It is definitely Apple that is responsible for Tile sales being down. It is not in any way that Life360 used to sell precise location data about individuals - and that although it says it has stopped, it's still selling what it can.

Everyone is against Apple

Tile owner Life360 wasn't the only firm criticizing Apple in February. Microsoft took a bold stance about the company too. According to Microsoft, if Apple isn't stopped now, its antitrust behaviour will just get worse.

And they should know, given their own struggles.

Whereas, so far as is known, no knitters have ever been threatened with being broken by government antitrust regulators.

Although it's sometimes increasingly hard to figure out what governments will actually do if they want to. Such as advance a bill that could threaten encryption.

That said, the EU showed this month that it knows what it's talking about. And European digital chief Margrethe Vestager has Apple's number.

She says it looks like Apple is willing to pay fines, and keep paying them, rather than comply with the law. And that this is a bad example other Big Tech firms could follow.

Mind you, it is completely unfair to say that Apple is not complying with, for instance, the new laws in the Netherlands. Or at least, Apple thinks it's completely unfair.

You may have zoned out during bits of this. But somehow if you are a Dutch developer making a dating app - and you know what a wide and lucrative app market that must be - then Apple is saying yep, you can use third-party payment systems.

And for doing that instead of using Apple's own in-app payment process with its 30% cut for Apple, these millions of developers get a cheap rate discount meaning they pay Apple only 27%.

There is a bit of a chance that the money raked in from that 3% saving might not be quite enough to cover the cost of installing and running your own backend credit payment system. A bit of a chance.

The costs of doing that are your business, literally, and as far as Apple is concerned, the only detail that is significant is how much you pay them. Which means Apple probably thinks South Korea is being unreasonable when it said this month that Apple's App Store plan lacks detail.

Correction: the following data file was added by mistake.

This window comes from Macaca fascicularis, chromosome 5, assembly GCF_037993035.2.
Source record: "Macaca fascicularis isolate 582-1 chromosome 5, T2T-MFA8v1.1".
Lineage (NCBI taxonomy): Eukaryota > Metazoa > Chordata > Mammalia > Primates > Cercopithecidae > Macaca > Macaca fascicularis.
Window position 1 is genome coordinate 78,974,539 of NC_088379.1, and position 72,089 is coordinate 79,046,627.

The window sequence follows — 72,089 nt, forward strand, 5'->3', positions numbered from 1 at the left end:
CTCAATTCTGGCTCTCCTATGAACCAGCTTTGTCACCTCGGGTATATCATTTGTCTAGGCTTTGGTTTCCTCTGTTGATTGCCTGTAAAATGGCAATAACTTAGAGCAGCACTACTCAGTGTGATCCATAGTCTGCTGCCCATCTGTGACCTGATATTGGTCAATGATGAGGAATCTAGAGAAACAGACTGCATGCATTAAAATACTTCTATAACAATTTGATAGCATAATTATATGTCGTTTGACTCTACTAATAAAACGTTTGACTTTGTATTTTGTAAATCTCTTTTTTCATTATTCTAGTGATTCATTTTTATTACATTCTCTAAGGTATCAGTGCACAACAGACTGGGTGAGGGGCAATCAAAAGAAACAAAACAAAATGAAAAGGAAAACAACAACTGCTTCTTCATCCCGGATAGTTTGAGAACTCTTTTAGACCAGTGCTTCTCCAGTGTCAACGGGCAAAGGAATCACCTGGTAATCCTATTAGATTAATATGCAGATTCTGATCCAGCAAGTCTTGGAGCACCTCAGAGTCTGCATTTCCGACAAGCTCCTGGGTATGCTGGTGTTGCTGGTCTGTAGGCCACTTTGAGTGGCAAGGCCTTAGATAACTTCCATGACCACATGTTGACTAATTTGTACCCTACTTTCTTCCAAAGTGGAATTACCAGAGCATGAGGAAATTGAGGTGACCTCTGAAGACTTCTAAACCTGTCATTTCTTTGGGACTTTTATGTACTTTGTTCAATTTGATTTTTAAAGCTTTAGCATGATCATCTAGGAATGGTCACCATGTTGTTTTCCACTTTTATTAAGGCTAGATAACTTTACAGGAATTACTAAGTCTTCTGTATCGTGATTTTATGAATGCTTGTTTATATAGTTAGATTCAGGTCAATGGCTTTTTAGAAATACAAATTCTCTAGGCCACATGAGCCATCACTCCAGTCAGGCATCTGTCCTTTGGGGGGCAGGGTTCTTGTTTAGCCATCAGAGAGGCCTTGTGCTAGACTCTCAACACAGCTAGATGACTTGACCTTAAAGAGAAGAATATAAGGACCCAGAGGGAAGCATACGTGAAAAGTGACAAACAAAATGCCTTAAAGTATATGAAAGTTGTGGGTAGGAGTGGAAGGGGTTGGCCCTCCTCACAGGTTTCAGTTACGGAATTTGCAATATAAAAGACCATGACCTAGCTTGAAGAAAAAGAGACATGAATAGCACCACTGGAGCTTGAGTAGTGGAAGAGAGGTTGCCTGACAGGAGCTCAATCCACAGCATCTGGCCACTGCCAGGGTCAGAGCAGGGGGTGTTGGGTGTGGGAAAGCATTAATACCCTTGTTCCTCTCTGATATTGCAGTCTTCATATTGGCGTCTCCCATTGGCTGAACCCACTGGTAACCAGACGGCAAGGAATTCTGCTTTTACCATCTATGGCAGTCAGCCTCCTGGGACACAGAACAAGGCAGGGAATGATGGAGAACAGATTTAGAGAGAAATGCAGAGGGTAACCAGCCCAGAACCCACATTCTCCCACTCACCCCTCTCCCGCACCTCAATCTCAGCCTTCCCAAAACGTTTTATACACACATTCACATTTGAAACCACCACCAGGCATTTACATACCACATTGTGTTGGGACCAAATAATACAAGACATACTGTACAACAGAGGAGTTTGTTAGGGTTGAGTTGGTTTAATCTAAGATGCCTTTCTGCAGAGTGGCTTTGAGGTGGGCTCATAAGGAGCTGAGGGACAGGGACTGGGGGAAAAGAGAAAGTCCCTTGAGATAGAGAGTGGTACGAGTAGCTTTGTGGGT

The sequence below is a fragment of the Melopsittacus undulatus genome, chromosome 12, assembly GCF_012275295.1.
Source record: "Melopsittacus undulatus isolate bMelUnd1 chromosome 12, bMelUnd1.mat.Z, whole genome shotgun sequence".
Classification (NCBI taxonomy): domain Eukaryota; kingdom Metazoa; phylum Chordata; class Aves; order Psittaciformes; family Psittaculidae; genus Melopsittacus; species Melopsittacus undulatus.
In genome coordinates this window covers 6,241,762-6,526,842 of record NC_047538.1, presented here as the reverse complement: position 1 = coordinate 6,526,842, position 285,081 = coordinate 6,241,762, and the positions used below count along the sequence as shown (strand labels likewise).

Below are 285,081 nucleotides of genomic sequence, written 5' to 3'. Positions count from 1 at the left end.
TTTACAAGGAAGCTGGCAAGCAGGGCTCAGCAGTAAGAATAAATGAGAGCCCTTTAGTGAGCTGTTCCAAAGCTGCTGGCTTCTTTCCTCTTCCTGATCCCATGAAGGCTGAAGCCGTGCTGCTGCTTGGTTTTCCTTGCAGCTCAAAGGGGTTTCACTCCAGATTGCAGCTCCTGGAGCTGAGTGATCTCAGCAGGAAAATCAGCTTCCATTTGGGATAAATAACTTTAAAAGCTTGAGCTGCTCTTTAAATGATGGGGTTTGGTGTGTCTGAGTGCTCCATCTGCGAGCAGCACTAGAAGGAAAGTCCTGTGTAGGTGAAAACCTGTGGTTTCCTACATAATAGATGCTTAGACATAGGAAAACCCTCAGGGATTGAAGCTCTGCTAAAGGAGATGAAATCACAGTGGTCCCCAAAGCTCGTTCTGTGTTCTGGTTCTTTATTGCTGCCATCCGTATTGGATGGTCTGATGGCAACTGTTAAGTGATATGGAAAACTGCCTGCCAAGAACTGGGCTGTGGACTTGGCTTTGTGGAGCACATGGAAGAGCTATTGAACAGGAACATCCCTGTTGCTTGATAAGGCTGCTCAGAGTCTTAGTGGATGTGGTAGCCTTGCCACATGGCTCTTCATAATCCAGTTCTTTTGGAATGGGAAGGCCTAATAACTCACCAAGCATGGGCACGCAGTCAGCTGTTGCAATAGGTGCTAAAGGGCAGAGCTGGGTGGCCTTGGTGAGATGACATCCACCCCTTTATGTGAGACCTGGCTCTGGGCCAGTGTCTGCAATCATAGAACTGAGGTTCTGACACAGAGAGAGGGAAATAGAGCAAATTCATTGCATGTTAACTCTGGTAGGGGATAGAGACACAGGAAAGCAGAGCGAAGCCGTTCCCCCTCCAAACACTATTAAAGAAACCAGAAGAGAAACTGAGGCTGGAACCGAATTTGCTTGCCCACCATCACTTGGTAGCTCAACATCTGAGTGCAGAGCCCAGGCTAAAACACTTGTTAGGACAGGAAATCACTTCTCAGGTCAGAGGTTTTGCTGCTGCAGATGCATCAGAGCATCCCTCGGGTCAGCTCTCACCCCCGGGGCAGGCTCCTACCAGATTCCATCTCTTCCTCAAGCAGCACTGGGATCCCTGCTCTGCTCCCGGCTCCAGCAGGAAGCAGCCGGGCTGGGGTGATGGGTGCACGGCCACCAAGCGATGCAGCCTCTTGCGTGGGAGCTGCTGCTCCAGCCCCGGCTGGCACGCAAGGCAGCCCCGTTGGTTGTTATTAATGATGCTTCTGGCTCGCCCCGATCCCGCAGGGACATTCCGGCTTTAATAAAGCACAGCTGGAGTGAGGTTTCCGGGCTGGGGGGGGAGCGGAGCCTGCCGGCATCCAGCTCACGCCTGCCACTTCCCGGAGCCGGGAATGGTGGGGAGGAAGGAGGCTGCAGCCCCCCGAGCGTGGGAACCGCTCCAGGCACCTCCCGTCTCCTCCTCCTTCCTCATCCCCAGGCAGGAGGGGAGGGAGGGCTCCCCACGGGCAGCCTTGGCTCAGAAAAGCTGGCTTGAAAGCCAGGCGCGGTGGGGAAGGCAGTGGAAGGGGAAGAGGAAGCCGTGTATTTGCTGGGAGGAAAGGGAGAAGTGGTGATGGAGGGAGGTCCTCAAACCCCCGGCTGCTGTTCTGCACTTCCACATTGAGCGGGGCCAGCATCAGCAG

Speaking of being unclear

Previously on Kanye West... in 2021, he released his "Donda" album, and he released it very slowly over the course of multiple launch events and missed launch dates.

It's estimated that he made $7 million from merchandise sales at those launch events. But in February 2022, he still stood up and took a stance for the artists who are suffering from low payouts from streaming music services.

So just for them, just on their behalf, and not in any way to sell his own 1990s-sounding Stem Player, Kanye West announced that Donda 2 would be released in February - but not on Apple Music. Or Spotify. Or any streamer except his own.

If you're a fan or if you just remember all the way back to "Donda 1," your first shrug was at the idea "Donda 2" would come out in February. You were almost right: several tracks from it did manage to get released, though at time of writing 15 more have not.

And your second thought had to be to wonder for about one second how Apple would react to West referring to them, and rivals, as the "oppressive system" of streamers.

West surely thought about this for longer than Apple subsequently did, and surely has calculated that it's worth Apple Music allegedly pulling its sponsorship deal.

What he does not seem to have thought about was that February 2022 was possibly a bad month to use the word "oppressive" about just a music service.

2022 in review